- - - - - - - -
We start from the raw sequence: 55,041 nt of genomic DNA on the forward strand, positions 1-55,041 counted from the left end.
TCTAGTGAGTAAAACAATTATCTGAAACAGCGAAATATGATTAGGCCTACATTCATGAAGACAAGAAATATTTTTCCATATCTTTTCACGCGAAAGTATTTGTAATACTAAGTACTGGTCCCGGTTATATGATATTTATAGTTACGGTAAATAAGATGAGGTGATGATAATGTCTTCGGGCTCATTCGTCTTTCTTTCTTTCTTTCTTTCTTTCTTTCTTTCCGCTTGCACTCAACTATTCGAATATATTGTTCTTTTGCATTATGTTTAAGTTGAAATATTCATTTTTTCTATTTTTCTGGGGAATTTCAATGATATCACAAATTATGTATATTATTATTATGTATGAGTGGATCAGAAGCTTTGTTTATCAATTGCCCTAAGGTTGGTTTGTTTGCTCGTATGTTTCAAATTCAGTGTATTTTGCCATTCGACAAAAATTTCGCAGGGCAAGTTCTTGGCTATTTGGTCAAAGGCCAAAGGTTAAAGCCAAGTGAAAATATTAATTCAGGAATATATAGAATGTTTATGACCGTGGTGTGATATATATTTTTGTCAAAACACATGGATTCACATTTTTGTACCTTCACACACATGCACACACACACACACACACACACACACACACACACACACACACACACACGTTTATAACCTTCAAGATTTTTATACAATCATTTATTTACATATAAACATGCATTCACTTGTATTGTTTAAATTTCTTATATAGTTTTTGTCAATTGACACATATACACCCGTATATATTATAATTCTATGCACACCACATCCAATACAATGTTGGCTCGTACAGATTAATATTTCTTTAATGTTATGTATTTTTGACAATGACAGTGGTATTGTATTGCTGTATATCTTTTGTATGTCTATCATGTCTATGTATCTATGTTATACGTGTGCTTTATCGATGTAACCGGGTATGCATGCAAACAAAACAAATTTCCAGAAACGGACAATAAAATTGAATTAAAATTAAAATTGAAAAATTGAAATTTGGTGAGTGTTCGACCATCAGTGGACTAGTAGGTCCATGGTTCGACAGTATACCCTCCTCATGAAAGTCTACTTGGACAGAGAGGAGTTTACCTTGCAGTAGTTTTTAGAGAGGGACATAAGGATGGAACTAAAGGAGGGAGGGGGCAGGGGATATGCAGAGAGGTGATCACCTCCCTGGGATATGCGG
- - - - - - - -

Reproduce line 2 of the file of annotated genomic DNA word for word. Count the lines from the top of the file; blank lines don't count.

TCTAGTGAGTAAAACAATTATCTGAAACAGCGAAATATGATTAGGCCTACATTCATGAAGACAAGAAATATTTTTCCATATCTTTTCACGCGAAAGTATTTGTAATACTAAGTACTGGTCCCGGTTATATGATATTTATAGTTACGGTAAATAAGATGAGGTGATGATAATGTCTTCGGGCTCATTCGTCTTTCTTTCTTTCTTTCTTTCTTTCTTTCTTTCCGCTTGCACTCAACTATTCGAATATATTGTTCTTTTGCATTATGTTTAAGTTGAAATATTCATTTTTTCTATTTTTCTGGGGAATTTCAATGATATCACAAATTATGTATATTATTATTATGTATGAGTGGATCAGAAGCTTTGTTTATCAATTGCCCTAAGGTTGGTTTGTTTGCTCGTATGTTTCAAATTCAGTGTATTTTGCCATTCGACAAAAATTTCGCAGGGCAAGTTCTTGGCTATTTGGTCAAAGGCCAAAGGTTAAAGCCAAGTGAAAATATTAATTCAGGAATATATAGAATGTTTATGACCGTGGTGTGATATATATTTTTGTCAAAACACATGGATTCACATTTTTGTACCTTCACACACATGCACACACACACACACACACACACACACACACACACACACACACACACACGTTTATAACCTTCAAGATTTTTATACAATCATTTATTTACATATAAACATGCATTCACTTGTATTGTTTAAATTTCTTATATAGTTTTTGTCAATTGACACATATACACCCGTATATATTATAATTCTATGCACACCACATCCAATACAATGTTGGCTCGTACAGATTAATATTTCTTTAATGTTATGTATTTTTGACAATGACAGTGGTATTGTATTGCTGTATATCTTTTGTATGTCTATCATGTCTATGTATCTATGTTATACGTGTGCTTTATCGATGTAACCGGGTATGCATGCAAACAAAACAAATTTCCAGAAACGGACAATAAAATTGAATTAAAATTAAAATTGAAAAATTGAAATTTGGTGAGTGTTCGACCATCAGTGGACTAGTAGGTCCATGGTTCGACAGTATACCCTCCTCATGAAAGTCTACTTGGACAGAGAGGAGTTTACCTTGCAGTAGTTTTTAGAGAGGGACATAAGGATGGAACTAAAGGAGGGAGGGGGCAGGGGATATGCAGAGAGGTGATCACCTCCCTGGGATATGCGG